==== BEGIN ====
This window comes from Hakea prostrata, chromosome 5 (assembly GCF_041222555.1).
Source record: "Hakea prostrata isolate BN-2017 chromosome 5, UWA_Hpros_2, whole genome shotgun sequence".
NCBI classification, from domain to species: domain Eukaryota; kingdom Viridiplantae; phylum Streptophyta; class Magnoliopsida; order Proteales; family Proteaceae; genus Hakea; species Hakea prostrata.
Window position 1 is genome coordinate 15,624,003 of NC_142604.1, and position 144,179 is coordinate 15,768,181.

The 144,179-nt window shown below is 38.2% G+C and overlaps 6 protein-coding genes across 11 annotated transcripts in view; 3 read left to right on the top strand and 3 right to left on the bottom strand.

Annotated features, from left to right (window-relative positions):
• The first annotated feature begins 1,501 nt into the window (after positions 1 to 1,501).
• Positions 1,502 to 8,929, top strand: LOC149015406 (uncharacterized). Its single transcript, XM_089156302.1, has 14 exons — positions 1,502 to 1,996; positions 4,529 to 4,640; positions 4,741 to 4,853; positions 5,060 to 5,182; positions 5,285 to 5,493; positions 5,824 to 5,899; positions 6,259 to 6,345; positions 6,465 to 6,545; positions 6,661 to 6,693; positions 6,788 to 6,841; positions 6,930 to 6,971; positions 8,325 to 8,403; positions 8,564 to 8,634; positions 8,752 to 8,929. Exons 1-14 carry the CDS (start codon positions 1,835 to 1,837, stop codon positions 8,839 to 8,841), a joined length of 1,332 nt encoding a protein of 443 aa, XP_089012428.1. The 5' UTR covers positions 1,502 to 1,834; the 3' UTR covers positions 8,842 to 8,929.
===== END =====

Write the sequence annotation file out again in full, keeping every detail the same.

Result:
This window comes from Hakea prostrata, chromosome 5 (assembly GCF_041222555.1).
Source record: "Hakea prostrata isolate BN-2017 chromosome 5, UWA_Hpros_2, whole genome shotgun sequence".
NCBI classification, from domain to species: domain Eukaryota; kingdom Viridiplantae; phylum Streptophyta; class Magnoliopsida; order Proteales; family Proteaceae; genus Hakea; species Hakea prostrata.
Window position 1 is genome coordinate 15,624,003 of NC_142604.1, and position 144,179 is coordinate 15,768,181.

The 144,179-nt window shown below is 38.2% G+C and overlaps 6 protein-coding genes across 11 annotated transcripts in view; 3 read left to right on the top strand and 3 right to left on the bottom strand.

Annotated features, from left to right (window-relative positions):
• The first annotated feature begins 1,501 nt into the window (after positions 1 to 1,501).
• Positions 1,502 to 8,929, top strand: LOC149015406 (uncharacterized). Its single transcript, XM_089156302.1, has 14 exons — positions 1,502 to 1,996; positions 4,529 to 4,640; positions 4,741 to 4,853; positions 5,060 to 5,182; positions 5,285 to 5,493; positions 5,824 to 5,899; positions 6,259 to 6,345; positions 6,465 to 6,545; positions 6,661 to 6,693; positions 6,788 to 6,841; positions 6,930 to 6,971; positions 8,325 to 8,403; positions 8,564 to 8,634; positions 8,752 to 8,929. Exons 1-14 carry the CDS (start codon positions 1,835 to 1,837, stop codon positions 8,839 to 8,841), a joined length of 1,332 nt encoding a protein of 443 aa, XP_089012428.1. The 5' UTR covers positions 1,502 to 1,834; the 3' UTR covers positions 8,842 to 8,929.